These large bubbles of hydrogen pass upwardly into the cylinder 6 and contact with therapidly revolving paddle wheels or propellers 12 and 13 which subdivide them into fine bubbles and disseminate the fine bubbles so formed through the oil. Further the paddle wheels 12 and 13 also produce a rapid upward flow of the liquid within the inner cylinder 6, the liquid spilling over the upper edge thereof and progressing slowly downwardly in the main cylinder 1, to again flow upwardly within said inner cylinder 6, thus insuring a homogeneous mixture of the substance to be treated and the catalyzer, and of course, causing an intermixture therewith to some extent, of the hydrogen gas. The mechanical intermixture of the liquid and its suspended catalyzer with the hydrogen gases sets up a bubbllng or splashing effect'on the surface of the liquid in the tank 1, resulting in small quantities of the liquid intermittently spillin or splashing over the upper edges of saic mouth pieces 29. Thus bubbling films of liquid are formed throughwhich the hydrogen gases are drawn together with the small quantities of the liquid and its suspended catalyzer due to the suction of the pump 32, providing a positive means for exposing oils, fats or other similar substances carrying in suspension a finely divided catalyzer, to the action of hydrogen gas.
Of course, it is to be undeistood that any well known method of heating the contents of the tank may be utilized, such as a jacket 41 for saturated or preferably superheated steam so that a temperature somewhere between 150 and 200 C. may be maintained. Of course, too, the process may be carried on at pressures below or above atmospheric, although the best results are obtained at pressures greater than atmospheric. This,
' however, may depend to a large extent upon the catalyzer used.
I am aware that numerous details of construction may be varied through a wide range without departing from the principles of this invention, and I therefore do not purpose limiting the patent granted otherwise than necessitated by the prior art.
I claim as my invention:
1. In an apparatus of the class described, a container, an upright cylinder therein, means inducing a flow upwardly within said cylinder, and skimming devices rigidly secured in said container below the top of said cylinder to permit a flow outwardly through the skimming devices.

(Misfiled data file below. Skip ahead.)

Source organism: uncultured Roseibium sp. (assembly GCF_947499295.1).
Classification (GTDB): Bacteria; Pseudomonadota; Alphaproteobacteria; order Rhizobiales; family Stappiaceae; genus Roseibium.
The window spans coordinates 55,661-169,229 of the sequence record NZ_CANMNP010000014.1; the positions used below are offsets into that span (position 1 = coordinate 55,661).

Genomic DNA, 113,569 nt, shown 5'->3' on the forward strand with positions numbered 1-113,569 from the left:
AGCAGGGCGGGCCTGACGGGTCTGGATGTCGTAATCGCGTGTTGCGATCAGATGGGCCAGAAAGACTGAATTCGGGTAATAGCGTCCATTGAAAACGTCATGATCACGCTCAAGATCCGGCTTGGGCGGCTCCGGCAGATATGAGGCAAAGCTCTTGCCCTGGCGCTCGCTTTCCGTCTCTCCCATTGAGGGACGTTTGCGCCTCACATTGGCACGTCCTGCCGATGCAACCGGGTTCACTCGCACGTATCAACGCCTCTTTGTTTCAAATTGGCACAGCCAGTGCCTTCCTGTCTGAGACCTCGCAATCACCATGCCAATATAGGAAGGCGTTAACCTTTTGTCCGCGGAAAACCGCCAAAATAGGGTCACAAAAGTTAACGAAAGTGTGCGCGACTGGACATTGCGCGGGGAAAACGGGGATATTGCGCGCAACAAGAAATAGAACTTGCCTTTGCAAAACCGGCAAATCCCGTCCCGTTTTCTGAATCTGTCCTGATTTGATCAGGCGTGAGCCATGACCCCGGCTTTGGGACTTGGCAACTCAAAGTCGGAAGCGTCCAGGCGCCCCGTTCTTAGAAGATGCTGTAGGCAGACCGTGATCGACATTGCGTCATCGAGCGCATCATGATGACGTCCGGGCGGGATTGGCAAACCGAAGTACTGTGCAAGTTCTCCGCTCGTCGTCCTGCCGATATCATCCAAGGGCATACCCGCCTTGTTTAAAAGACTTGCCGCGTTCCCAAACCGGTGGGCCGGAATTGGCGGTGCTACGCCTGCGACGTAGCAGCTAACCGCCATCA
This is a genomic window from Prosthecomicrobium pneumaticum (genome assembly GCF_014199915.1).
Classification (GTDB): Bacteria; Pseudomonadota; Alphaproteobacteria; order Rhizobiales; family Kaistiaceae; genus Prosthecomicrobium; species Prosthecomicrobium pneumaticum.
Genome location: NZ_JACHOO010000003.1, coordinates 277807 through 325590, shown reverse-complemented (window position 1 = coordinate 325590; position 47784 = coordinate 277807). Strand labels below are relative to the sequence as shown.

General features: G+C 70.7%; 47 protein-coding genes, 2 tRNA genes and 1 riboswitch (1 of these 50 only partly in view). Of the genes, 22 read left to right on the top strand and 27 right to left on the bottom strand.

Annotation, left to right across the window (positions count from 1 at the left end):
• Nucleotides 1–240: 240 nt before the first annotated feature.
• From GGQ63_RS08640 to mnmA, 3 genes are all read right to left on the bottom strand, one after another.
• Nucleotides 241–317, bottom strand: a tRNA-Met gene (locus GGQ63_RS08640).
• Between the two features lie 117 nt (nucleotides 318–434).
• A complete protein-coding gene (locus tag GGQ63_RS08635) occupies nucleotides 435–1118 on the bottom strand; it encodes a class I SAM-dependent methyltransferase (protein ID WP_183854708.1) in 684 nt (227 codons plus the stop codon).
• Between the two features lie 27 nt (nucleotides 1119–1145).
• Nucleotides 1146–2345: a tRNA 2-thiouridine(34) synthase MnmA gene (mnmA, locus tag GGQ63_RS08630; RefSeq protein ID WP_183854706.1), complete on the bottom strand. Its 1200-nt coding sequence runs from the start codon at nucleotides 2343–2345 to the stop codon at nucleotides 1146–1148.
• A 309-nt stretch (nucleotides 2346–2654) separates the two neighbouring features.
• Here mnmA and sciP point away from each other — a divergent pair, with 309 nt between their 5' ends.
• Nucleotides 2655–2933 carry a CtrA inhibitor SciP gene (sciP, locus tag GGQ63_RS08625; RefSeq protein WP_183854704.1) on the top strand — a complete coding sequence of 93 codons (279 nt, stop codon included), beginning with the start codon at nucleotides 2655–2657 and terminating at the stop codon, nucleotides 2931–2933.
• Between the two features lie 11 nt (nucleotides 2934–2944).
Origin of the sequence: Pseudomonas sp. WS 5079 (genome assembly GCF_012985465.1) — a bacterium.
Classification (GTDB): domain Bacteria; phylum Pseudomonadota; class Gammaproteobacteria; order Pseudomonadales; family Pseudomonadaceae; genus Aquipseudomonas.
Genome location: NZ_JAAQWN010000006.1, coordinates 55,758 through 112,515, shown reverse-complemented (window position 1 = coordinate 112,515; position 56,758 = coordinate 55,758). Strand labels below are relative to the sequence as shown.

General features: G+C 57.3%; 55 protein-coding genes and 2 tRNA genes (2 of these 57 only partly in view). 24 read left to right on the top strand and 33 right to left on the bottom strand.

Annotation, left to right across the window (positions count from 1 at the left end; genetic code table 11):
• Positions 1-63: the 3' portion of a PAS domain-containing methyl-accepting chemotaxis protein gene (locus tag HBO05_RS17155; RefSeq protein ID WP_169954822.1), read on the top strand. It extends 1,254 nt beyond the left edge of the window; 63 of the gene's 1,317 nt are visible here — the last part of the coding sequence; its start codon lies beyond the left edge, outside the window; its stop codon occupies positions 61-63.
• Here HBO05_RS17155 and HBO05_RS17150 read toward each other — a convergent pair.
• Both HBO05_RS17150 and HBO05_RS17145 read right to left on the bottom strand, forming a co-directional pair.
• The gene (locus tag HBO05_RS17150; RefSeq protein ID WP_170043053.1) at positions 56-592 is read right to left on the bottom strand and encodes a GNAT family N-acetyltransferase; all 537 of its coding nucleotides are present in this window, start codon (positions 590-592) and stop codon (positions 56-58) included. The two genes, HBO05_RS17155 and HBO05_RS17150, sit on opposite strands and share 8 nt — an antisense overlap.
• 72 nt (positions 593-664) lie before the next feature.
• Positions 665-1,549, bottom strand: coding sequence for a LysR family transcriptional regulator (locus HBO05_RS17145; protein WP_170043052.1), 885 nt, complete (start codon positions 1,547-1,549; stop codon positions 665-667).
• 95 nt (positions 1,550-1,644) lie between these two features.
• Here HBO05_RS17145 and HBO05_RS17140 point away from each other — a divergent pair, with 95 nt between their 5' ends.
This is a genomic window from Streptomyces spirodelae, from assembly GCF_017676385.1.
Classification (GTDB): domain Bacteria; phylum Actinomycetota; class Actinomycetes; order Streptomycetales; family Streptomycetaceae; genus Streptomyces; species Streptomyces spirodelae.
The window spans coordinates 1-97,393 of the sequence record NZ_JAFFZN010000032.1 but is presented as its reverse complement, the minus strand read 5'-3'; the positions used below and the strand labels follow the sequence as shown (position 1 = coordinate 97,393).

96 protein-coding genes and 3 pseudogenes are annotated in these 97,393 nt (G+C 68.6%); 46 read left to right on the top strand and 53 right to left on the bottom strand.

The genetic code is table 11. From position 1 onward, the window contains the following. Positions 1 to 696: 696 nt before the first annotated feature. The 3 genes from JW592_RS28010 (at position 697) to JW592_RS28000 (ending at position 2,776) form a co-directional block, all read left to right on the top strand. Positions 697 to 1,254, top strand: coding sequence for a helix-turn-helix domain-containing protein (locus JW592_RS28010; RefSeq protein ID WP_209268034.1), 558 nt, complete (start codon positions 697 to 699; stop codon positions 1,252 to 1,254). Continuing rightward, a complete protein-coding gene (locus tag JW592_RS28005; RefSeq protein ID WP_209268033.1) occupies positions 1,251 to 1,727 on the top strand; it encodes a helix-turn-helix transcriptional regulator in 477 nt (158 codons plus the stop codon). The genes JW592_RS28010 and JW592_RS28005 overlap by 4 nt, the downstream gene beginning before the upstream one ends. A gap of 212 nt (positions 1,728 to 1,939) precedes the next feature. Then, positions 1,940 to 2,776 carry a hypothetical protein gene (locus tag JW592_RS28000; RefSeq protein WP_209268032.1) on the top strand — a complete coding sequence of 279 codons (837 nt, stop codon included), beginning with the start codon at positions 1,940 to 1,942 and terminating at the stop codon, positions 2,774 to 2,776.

2. In aniapparatus of the class described, a main container, an axially disposed cylinder therein pro ecting above the normal level of the liquid in said main container, a flange the same to spill through the atmosphere of hydrogen in said main container, and a pluf I rality of stationary skimmers disposed at the normal level of the liquid in said container and below said flange to receive the spilled liquid, and'means for drawing the hydrogen and liquid through said skimmers.
3. In an apparatus of the class described, a container for holding gases and a liquid functioning in a hydrogenation process, a cylinder axially disposed therein, a flange formed on the upper end thereof, propeller wheels mounted within said cylinder, means for rotating the same in opposite directions to induce an upward flow of the liquid in said cylinder without producing a centrifugal effect, stationary skimmers within said container at the normal level of the liquid within the container to permit a mixture 0 means connected therewith for again returning the mixture to said container.
4. llu an apparatus of the class described, a container for liquid having a conical bottom, means including propeller blades mounted in a cylinder for circulating the liquid therein upwardly through the cylinder and downwardly at the sides of the container, and means for simultaneously drawing hydrogen from the upper part of the container and reintroducing it at the lowest part of said bottom to prevent sedimentation of the catalyzer mixed with the liquid.
5. In an apparatus of the class described, a container having a conical bottom, means for drawing hydrogen from the upper part of the container and ire-introducing it in the form of bubbles at the lowest part of said bottom to prevent sedimentation of the catalyzer mixed with the oil, and screw propellers adapted to be rotated in opposite directions for mechanically subdividing said bubbles after introduction into the liquid, disseminating the fine bubbles so formed through the liquid and simultaneously circulating the liquid in the container upwardly at the center and downwardly at the sides, together with means for spilling the mixture through an atmosphere of hydrogen at the end of its upward movement.
6. In an apparatus of the'class described, a container, mechanical mixing means in the container, skimming devices, and a pump for drawing a gas over thin films of a substance on the skimming devices by forced suction, the thin films being constantly broken up and renewed by the combined action of the gas and the mixing means.